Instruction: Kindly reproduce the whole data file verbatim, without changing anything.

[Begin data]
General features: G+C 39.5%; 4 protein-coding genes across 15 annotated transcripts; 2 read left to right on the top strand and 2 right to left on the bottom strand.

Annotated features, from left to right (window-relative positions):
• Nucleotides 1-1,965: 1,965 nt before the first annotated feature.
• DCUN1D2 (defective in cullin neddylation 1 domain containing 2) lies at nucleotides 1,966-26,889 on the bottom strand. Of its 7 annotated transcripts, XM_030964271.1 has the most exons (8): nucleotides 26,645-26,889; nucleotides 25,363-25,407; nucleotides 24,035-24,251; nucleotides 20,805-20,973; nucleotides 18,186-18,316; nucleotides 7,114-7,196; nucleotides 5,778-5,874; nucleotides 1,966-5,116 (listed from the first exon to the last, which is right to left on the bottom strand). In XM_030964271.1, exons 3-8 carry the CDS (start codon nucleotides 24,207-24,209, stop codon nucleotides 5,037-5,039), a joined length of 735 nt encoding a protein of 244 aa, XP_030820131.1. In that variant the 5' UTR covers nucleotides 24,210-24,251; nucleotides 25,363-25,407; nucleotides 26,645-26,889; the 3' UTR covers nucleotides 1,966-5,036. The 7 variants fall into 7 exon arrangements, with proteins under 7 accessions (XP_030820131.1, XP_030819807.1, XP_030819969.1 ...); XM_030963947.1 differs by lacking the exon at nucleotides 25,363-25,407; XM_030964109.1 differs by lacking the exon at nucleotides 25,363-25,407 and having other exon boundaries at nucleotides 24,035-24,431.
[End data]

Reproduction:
General features: G+C 39.5%; 4 protein-coding genes across 15 annotated transcripts; 2 read left to right on the top strand and 2 right to left on the bottom strand.

Annotated features, from left to right (window-relative positions):
• Nucleotides 1-1,965: 1,965 nt before the first annotated feature.
• DCUN1D2 (defective in cullin neddylation 1 domain containing 2) lies at nucleotides 1,966-26,889 on the bottom strand. Of its 7 annotated transcripts, XM_030964271.1 has the most exons (8): nucleotides 26,645-26,889; nucleotides 25,363-25,407; nucleotides 24,035-24,251; nucleotides 20,805-20,973; nucleotides 18,186-18,316; nucleotides 7,114-7,196; nucleotides 5,778-5,874; nucleotides 1,966-5,116 (listed from the first exon to the last, which is right to left on the bottom strand). In XM_030964271.1, exons 3-8 carry the CDS (start codon nucleotides 24,207-24,209, stop codon nucleotides 5,037-5,039), a joined length of 735 nt encoding a protein of 244 aa, XP_030820131.1. In that variant the 5' UTR covers nucleotides 24,210-24,251; nucleotides 25,363-25,407; nucleotides 26,645-26,889; the 3' UTR covers nucleotides 1,966-5,036. The 7 variants fall into 7 exon arrangements, with proteins under 7 accessions (XP_030820131.1, XP_030819807.1, XP_030819969.1 ...); XM_030963947.1 differs by lacking the exon at nucleotides 25,363-25,407; XM_030964109.1 differs by lacking the exon at nucleotides 25,363-25,407 and having other exon boundaries at nucleotides 24,035-24,431.